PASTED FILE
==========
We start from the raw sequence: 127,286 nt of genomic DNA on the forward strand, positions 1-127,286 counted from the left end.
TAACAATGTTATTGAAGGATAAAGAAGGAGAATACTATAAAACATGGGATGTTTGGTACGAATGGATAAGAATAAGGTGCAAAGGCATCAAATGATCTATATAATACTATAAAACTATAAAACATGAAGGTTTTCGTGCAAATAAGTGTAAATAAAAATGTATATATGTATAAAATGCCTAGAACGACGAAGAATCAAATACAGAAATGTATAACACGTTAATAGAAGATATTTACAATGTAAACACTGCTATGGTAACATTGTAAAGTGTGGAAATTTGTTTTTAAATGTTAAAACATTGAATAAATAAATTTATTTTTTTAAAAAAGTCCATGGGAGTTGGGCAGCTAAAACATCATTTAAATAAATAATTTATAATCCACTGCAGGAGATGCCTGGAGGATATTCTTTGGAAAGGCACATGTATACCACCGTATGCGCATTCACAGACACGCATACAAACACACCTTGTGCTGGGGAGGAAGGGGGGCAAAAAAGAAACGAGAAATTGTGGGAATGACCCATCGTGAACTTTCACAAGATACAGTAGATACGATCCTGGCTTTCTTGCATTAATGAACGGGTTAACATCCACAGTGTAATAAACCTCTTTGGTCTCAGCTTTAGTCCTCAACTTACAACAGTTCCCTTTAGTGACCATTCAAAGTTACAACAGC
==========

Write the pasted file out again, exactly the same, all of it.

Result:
We start from the raw sequence: 127,286 nt of genomic DNA on the forward strand, positions 1-127,286 counted from the left end.
TAACAATGTTATTGAAGGATAAAGAAGGAGAATACTATAAAACATGGGATGTTTGGTACGAATGGATAAGAATAAGGTGCAAAGGCATCAAATGATCTATATAATACTATAAAACTATAAAACATGAAGGTTTTCGTGCAAATAAGTGTAAATAAAAATGTATATATGTATAAAATGCCTAGAACGACGAAGAATCAAATACAGAAATGTATAACACGTTAATAGAAGATATTTACAATGTAAACACTGCTATGGTAACATTGTAAAGTGTGGAAATTTGTTTTTAAATGTTAAAACATTGAATAAATAAATTTATTTTTTTAAAAAAGTCCATGGGAGTTGGGCAGCTAAAACATCATTTAAATAAATAATTTATAATCCACTGCAGGAGATGCCTGGAGGATATTCTTTGGAAAGGCACATGTATACCACCGTATGCGCATTCACAGACACGCATACAAACACACCTTGTGCTGGGGAGGAAGGGGGGCAAAAAAGAAACGAGAAATTGTGGGAATGACCCATCGTGAACTTTCACAAGATACAGTAGATACGATCCTGGCTTTCTTGCATTAATGAACGGGTTAACATCCACAGTGTAATAAACCTCTTTGGTCTCAGCTTTAGTCCTCAACTTACAACAGTTCCCTTTAGTGACCATTCAAAGTTACAACAGC